In our response, we recognised that this consultation provides an ideal opportunity for much greater collaboration and a joined-up cross-departmental approach to child safeguarding and early help between the Department for Education and the Department of Health and Social Care. Whilst there is reference to the importance of ‘close integration with the wider support system’ in the proposals, more weight needs to be given to the ‘upstream’ functions of prevention, early identification of need, and early intervention below the threshold for children’s social care. These represent a significant gap throughout the whole vision. We urged the review team to take advantage of this opportunity to develop a whole system response for babies, children and families from the heart of government to frontline practice, including a dedicated budget for prevention and early intervention to support more seamless and integrated support for families and at the scale needed to respond to growing levels of need.

You can read the iHV’s response to the Children’s social care strategy and Consultation: Stable Homes, Built on Love here.

The iHV would like to say a huge heartfelt thank you to our iHV Safeguarding Expert Advisers for their expert advice and guidance when writing this evidence submission:

  • Dr Michael Fanner – Strategic Advisor – Global Safeguarding, Specialist Research, Education and Training and Safeguarding in Health
  • Trish Stewart – Associate Director of Safeguarding for Central London Community Healthcare NHS Trust

[1] The three reviews are: The Competition and Markets Authority’s Children’s Social Care market study 2022; Child Protection in England 2022; and the Independent Review of Children’s Social Care 2022.


The Secretary of State for Education has issued a notice to extend the temporary changes to the law on what provision has to be made currently for those children & young people with Education, Health and Care (EHC) plans.

The temporary changes to the law have been in force since 1 May and are now extended to 30 June. Once the notice expires, the Secretary of State can issue a further notice for a period of up to a month if it would be appropriate and proportionate to do so in the context of coronavirus.

The Department for Education (DfE) will keep this under close review.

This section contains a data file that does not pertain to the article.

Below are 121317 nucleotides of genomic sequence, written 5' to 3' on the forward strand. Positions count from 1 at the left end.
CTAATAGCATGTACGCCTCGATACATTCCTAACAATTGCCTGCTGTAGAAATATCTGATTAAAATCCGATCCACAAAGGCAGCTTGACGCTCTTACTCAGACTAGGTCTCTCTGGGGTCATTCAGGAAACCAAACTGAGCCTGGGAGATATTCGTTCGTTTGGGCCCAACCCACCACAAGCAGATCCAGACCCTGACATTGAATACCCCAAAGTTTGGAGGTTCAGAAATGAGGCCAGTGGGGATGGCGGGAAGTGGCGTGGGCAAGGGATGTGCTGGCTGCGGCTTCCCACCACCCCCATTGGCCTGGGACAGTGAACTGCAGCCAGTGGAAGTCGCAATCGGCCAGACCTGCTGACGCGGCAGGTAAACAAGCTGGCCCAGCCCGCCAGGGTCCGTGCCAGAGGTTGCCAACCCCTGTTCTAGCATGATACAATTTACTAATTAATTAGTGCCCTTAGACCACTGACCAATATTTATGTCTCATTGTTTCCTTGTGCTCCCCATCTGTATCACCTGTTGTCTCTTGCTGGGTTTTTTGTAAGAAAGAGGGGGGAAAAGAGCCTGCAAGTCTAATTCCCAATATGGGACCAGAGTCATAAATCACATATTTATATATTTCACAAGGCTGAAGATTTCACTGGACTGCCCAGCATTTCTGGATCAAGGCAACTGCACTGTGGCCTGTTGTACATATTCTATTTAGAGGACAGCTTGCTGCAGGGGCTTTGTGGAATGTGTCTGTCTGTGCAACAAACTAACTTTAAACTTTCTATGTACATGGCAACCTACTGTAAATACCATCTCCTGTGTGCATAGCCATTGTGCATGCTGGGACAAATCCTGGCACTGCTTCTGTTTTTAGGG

DfE has also taken the opportunity to publish an updated version of Changes to the law on education, health and care needs assessments and plans due to coronavirus.

As part of the government’s commitment to reducing the word gap, the Department for Education (DfE) and Public Health England (PHE) are leading a joint programme of work as part of the Social Mobility Action Plan (SMAP). One element of this is that the Institute of Health Visiting has been commissioned by PHE to develop training for health visitors to:

  • promote a strengths-based approach to supporting parents and carers of pre-school children with their child’s speech, language and communication development;
  • to support early identification and appropriate signposting to speech language and communication services.

We need to establish a baseline in relation to health visitors’ current knowledge of speech, language and communication. This will help us to shape the planned training and the development of resources which we will be rolling out in 2019.

Your participation in this survey is entirely voluntary and this short survey will take no more than 10 minutes of your time.

The Institute is delighted to be part of an exciting multi-million investment to support children’s early communication skills as announced by the Department of Education this week – commissioned to deliver new training for health visitors in speech, language and communication.

The government announcement launched projects to improve children’s early language and literacy, and boost parents’ confidence with home learning. It will fund educational games, apps and text message ‘tips’ for parents and carers from disadvantaged backgrounds, helping them to interact with their children when at home or out and about, making everyday activities an opportunity for learning.

It also includes funding for additional training for health visitors which the Institute has been commissioned to deliver. The new speech, language and communication training for health visitors will help to identify speech, language and communication needs early on, helping to address and support concerns when they can have the most impact.